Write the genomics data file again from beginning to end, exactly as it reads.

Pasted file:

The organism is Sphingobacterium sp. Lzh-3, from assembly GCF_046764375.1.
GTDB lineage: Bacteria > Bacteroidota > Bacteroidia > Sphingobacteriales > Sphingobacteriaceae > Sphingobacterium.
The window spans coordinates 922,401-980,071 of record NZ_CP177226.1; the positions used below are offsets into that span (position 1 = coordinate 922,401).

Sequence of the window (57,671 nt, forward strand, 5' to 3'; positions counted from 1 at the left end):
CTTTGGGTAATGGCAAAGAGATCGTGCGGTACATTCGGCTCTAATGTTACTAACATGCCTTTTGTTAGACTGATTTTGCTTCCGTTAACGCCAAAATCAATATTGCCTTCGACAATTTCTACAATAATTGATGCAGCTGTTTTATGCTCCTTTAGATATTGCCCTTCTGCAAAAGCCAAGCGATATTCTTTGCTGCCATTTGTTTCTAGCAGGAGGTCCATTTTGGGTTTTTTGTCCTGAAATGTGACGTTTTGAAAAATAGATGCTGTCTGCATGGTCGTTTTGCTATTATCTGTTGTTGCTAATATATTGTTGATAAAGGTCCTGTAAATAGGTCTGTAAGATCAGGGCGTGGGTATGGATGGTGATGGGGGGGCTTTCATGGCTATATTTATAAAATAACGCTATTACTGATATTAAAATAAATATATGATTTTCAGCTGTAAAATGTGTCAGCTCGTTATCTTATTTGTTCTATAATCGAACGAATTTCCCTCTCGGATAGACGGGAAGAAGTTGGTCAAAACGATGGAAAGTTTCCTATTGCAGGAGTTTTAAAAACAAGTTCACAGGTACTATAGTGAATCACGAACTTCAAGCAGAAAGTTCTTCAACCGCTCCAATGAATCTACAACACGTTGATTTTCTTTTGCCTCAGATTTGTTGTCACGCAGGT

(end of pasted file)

The organism is Sphingobacterium sp. Lzh-3, from assembly GCF_046764375.1.
GTDB lineage: Bacteria > Bacteroidota > Bacteroidia > Sphingobacteriales > Sphingobacteriaceae > Sphingobacterium.
The window spans coordinates 922,401-980,071 of record NZ_CP177226.1; the positions used below are offsets into that span (position 1 = coordinate 922,401).

Sequence of the window (57,671 nt, forward strand, 5' to 3'; positions counted from 1 at the left end):
CTTTGGGTAATGGCAAAGAGATCGTGCGGTACATTCGGCTCTAATGTTACTAACATGCCTTTTGTTAGACTGATTTTGCTTCCGTTAACGCCAAAATCAATATTGCCTTCGACAATTTCTACAATAATTGATGCAGCTGTTTTATGCTCCTTTAGATATTGCCCTTCTGCAAAAGCCAAGCGATATTCTTTGCTGCCATTTGTTTCTAGCAGGAGGTCCATTTTGGGTTTTTTGTCCTGAAATGTGACGTTTTGAAAAATAGATGCTGTCTGCATGGTCGTTTTGCTATTATCTGTTGTTGCTAATATATTGTTGATAAAGGTCCTGTAAATAGGTCTGTAAGATCAGGGCGTGGGTATGGATGGTGATGGGGGGGCTTTCATGGCTATATTTATAAAATAACGCTATTACTGATATTAAAATAAATATATGATTTTCAGCTGTAAAATGTGTCAGCTCGTTATCTTATTTGTTCTATAATCGAACGAATTTCCCTCTCGGATAGACGGGAAGAAGTTGGTCAAAACGATGGAAAGTTTCCTATTGCAGGAGTTTTAAAAACAAGTTCACAGGTACTATAGTGAATCACGAACTTCAAGCAGAAAGTTCTTCAACCGCTCCAATGAATCTACAACACGTTGATTTTCTTTTGCCTCAGATTTGTTGTCACGCAGGT